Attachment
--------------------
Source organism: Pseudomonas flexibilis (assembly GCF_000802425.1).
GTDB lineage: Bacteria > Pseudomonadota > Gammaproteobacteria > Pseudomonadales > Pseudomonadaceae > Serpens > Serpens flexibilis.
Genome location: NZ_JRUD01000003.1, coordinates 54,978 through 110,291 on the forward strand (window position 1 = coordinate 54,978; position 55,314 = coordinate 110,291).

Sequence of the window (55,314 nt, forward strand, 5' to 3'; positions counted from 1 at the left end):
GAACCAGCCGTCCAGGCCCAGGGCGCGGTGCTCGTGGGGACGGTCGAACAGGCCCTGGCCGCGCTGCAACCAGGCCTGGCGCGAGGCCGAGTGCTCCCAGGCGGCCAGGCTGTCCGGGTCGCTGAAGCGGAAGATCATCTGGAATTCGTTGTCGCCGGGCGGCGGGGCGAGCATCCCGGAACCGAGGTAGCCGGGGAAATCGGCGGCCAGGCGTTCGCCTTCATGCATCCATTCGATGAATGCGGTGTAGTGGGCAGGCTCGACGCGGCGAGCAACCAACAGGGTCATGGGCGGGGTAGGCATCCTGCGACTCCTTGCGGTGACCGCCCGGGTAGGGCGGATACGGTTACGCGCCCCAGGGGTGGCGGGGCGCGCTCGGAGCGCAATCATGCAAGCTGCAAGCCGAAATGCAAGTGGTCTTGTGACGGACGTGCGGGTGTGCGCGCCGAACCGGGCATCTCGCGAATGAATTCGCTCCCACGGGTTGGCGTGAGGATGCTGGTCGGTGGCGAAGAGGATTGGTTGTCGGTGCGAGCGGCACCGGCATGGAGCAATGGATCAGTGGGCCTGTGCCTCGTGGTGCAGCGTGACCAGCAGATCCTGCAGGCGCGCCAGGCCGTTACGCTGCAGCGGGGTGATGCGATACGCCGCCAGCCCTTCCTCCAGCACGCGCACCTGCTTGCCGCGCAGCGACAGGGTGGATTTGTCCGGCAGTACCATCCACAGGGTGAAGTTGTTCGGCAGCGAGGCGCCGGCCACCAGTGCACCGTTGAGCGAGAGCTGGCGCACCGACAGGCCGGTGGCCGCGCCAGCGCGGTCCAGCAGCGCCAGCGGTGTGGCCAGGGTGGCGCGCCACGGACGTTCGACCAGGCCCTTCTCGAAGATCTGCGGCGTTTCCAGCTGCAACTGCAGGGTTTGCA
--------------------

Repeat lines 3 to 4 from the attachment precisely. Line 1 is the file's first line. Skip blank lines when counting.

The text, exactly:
Genome location: NZ_JRUD01000003.1, coordinates 54,978 through 110,291 on the forward strand (window position 1 = coordinate 54,978; position 55,314 = coordinate 110,291).

Sequence of the window (55,314 nt, forward strand, 5' to 3'; positions counted from 1 at the left end):